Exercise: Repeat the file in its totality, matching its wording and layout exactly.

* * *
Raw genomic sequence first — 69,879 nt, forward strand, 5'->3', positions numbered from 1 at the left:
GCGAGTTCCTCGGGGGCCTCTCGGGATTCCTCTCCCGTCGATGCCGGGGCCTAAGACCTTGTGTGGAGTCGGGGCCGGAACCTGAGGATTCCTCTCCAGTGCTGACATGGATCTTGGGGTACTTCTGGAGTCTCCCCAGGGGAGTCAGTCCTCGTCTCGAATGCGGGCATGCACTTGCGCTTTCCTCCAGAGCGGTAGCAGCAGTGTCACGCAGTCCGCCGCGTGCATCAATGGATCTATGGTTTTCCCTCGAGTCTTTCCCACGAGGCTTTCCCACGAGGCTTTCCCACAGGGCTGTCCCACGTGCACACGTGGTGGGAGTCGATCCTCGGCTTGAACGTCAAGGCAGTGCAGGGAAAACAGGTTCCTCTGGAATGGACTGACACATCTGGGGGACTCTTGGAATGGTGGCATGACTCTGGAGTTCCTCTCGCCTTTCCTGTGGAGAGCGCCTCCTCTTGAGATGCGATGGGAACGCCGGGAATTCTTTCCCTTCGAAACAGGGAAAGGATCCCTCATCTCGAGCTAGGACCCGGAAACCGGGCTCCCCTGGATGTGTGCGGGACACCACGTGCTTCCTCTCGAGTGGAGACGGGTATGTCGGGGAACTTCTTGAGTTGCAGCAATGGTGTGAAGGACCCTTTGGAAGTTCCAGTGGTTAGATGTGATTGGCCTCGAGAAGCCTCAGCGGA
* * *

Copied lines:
Raw genomic sequence first — 69,879 nt, forward strand, 5'->3', positions numbered from 1 at the left:
GCGAGTTCCTCGGGGGCCTCTCGGGATTCCTCTCCCGTCGATGCCGGGGCCTAAGACCTTGTGTGGAGTCGGGGCCGGAACCTGAGGATTCCTCTCCAGTGCTGACATGGATCTTGGGGTACTTCTGGAGTCTCCCCAGGGGAGTCAGTCCTCGTCTCGAATGCGGGCATGCACTTGCGCTTTCCTCCAGAGCGGTAGCAGCAGTGTCACGCAGTCCGCCGCGTGCATCAATGGATCTATGGTTTTCCCTCGAGTCTTTCCCACGAGGCTTTCCCACGAGGCTTTCCCACAGGGCTGTCCCACGTGCACACGTGGTGGGAGTCGATCCTCGGCTTGAACGTCAAGGCAGTGCAGGGAAAACAGGTTCCTCTGGAATGGACTGACACATCTGGGGGACTCTTGGAATGGTGGCATGACTCTGGAGTTCCTCTCGCCTTTCCTGTGGAGAGCGCCTCCTCTTGAGATGCGATGGGAACGCCGGGAATTCTTTCCCTTCGAAACAGGGAAAGGATCCCTCATCTCGAGCTAGGACCCGGAAACCGGGCTCCCCTGGATGTGTGCGGGACACCACGTGCTTCCTCTCGAGTGGAGACGGGTATGTCGGGGAACTTCTTGAGTTGCAGCAATGGTGTGAAGGACCCTTTGGAAGTTCCAGTGGTTAGATGTGATTGGCCTCGAGAAGCCTCAGCGGA